Marjory, with the faux pearl hairpin and sensible heels, is in charge of plants and animals.

    Sally and Megan Catchpole (sisters, quarrelsome ) are responsible for the continuing enlightenment of mankind.

    Golden-haired Penelope has sworn to protect the world’s oceans and Dolly is the boss.

    She’s the oldest by a billion years and she’s had enough. With a brief nod to her esteemed colleagues, she twists the dial for the earth’s axis another seven degrees.

  7. The Switch

    ‘Six is on hold.’
    Disconnecting, I connect. My cheeks no longer reddening at the scarlet words I send out in red hot lines across the city.

    ‘Nine is on hold.’
    My voice is familiar in rooms I’ve never seen; rooms that had sunnier aspects once.

    ‘Eleven is on hold.’
    As my lips form the obscene shapes of another’s strange desires, I fake listen to their response so as not to wince at their intimacy.

    My voice used. I clock-off, the tic talk stopped, I fall into silence. I won’t speak now until I am here again, dying by degrees.

    100 words
    @elaine173marie

  8. Career Path

    “Six minutes to go.”

    “Please—”

    “Let’s start with your Associates’. Business?”

    “Yes. Why—”

    “What’s with the ballroom dance classes?”

    “For exercise. Please let me—”

    “Then a Bachelor’s. Literature? Was that wise?”

    “I love books. Could—”

    “Your parents were disappointed?”

    “My parents are always disappointed. I don’t—”

    “Hmm. Next: a Master’s in Chemistry? Major shift.”

    “I craved certainty. If you’d—”

    “A PhD in Infectious Diseases.”

    “Yes, like a fool I thought to save the world. Look, if you’ll let me go—”

    “Sorry, Doctor. Just four minutes until we start. Your parents would be proud; I’ve found a very interesting use for all your degrees.”

    110 words
    @postupak

    Inspired by Poe’sCask of Amontillado ; the switchboard operators made me think of a university’s call center and the number of students who change degree plans. I’m betting this guy wishes he hadn’t.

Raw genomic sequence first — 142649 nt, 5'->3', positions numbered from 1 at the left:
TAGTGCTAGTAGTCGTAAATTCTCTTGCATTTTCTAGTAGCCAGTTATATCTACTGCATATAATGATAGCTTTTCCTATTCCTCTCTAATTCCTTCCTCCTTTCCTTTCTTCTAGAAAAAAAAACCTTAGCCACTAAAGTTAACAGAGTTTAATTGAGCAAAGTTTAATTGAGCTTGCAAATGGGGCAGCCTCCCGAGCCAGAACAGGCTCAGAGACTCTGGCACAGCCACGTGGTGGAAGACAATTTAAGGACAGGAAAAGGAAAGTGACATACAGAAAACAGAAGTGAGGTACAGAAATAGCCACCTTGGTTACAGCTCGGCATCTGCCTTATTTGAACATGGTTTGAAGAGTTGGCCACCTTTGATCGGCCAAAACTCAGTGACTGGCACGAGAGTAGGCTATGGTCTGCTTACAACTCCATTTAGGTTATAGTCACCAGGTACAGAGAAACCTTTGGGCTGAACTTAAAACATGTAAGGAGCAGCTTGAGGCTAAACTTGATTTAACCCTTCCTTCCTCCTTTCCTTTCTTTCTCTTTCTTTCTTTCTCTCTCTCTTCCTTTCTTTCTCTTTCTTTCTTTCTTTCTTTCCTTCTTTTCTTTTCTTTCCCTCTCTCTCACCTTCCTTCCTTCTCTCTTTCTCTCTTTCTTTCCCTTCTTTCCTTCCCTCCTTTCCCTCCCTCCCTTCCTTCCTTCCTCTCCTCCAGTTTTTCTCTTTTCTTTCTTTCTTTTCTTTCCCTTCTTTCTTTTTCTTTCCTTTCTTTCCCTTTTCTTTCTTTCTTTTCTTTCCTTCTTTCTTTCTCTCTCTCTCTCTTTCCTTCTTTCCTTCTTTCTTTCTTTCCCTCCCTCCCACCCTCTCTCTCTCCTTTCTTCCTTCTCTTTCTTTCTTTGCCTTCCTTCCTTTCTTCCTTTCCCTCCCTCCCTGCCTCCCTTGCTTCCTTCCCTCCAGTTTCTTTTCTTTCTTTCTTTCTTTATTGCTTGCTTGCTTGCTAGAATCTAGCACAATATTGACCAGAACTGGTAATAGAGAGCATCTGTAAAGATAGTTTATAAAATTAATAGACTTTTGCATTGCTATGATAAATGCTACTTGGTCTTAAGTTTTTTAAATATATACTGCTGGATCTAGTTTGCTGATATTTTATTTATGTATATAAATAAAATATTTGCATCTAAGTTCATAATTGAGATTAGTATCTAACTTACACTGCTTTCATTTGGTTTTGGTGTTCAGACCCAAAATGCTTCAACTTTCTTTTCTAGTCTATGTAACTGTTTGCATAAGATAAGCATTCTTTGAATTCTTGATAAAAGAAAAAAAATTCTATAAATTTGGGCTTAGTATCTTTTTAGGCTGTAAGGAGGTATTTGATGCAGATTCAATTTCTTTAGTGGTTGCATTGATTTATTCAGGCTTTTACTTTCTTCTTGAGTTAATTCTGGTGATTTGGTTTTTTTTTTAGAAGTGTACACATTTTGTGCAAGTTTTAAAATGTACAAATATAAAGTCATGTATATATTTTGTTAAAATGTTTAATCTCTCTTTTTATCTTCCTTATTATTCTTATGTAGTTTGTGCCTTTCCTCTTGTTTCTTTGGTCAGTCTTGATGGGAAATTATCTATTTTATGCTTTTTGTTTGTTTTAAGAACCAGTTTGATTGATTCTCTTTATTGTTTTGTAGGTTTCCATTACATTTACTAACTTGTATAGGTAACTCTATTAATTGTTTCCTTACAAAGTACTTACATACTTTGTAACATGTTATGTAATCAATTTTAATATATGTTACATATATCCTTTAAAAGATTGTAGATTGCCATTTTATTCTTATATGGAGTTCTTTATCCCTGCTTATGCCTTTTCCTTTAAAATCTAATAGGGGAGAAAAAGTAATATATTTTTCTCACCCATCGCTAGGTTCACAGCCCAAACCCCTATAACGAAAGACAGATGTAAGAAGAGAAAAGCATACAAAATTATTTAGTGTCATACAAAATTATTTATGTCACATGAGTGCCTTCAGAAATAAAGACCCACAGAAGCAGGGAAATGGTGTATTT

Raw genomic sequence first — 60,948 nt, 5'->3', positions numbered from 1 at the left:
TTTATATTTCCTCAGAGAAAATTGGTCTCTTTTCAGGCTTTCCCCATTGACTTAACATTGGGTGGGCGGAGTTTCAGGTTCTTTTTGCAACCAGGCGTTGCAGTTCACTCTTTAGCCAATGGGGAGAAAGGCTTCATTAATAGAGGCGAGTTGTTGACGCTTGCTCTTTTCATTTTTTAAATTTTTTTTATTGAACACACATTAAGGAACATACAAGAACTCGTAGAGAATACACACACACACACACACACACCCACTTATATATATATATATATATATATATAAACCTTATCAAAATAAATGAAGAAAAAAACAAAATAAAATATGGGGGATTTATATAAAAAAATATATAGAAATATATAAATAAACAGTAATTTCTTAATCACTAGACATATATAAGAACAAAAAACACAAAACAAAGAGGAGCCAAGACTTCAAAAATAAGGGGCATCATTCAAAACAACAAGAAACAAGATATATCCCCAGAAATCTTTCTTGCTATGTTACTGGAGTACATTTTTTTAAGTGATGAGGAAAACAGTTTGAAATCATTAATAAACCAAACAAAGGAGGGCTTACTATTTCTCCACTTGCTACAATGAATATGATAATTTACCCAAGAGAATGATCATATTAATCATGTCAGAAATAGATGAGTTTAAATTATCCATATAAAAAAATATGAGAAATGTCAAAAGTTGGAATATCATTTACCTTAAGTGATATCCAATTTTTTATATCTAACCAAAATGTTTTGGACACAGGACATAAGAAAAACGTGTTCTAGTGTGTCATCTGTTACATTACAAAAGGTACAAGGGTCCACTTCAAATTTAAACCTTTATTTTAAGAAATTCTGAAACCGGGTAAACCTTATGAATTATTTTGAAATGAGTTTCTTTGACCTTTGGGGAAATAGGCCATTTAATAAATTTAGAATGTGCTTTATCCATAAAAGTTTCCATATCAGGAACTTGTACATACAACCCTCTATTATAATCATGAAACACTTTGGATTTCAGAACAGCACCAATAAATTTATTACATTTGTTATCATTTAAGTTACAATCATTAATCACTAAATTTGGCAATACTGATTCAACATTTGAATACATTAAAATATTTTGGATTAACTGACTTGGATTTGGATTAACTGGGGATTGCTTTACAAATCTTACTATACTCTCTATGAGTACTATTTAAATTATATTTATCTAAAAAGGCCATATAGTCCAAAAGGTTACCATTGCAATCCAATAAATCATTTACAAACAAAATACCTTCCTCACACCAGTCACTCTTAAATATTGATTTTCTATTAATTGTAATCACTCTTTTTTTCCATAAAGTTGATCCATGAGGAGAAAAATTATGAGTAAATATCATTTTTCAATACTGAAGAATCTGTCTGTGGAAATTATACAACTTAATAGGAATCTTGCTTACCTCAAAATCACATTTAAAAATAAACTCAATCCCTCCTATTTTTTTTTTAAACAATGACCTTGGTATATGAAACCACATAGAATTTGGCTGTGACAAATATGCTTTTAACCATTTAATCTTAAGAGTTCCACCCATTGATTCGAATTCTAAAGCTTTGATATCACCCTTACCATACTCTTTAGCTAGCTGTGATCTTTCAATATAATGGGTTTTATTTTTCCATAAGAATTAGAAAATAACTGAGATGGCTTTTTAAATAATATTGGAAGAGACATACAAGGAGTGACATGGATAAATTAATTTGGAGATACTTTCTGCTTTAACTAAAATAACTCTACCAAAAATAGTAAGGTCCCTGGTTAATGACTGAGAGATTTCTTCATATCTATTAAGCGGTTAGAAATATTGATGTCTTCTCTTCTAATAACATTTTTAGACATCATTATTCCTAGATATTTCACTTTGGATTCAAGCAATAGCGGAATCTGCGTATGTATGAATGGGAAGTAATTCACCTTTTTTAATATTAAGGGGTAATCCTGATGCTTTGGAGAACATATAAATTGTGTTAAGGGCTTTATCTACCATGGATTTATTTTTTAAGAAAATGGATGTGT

• Thinking something nasty is about to be inflicted upon the world at large – and the worse would be the ballroom dancing!

    • Love how the story moves through dialogue alone! Great writing Rebekah. 🙂

  9. CHRIS AND MIKE vs DEPARTMENT MOLES

    Brian S Creek
    104 words
    @BrianSCreek
    #FlashDog

    “Six,” whispered Chris.

    Mike looked again, through the crack in the door, “Are you sure?”

    “Of course I am,” he replied. “Six of ‘em aren’t human?”

    “Only one way to find out,” said Detective Jo. “Wait here.” She entered the office quietly, keeping her presence from the workers who were lined up at their consoles. She reached the first woman, raised a water pistol to the back of her head, and pulled the trigger. The woman raised her hand to now wet hair.

    Further down, six ‘women’ stood up and ran.

    Jo set after them.

    “See,” said Chris. “I’m smart even without any degrees.”

  10. @fs_iver
    WC: 110

    Earth-bound Soul

    Six had moon-yellow hair and aspirations. Not the pulmonary kind – though she often choked on water. Her aspirations involved being Earth-bound, owning a turntable, and planting a zucchini garden.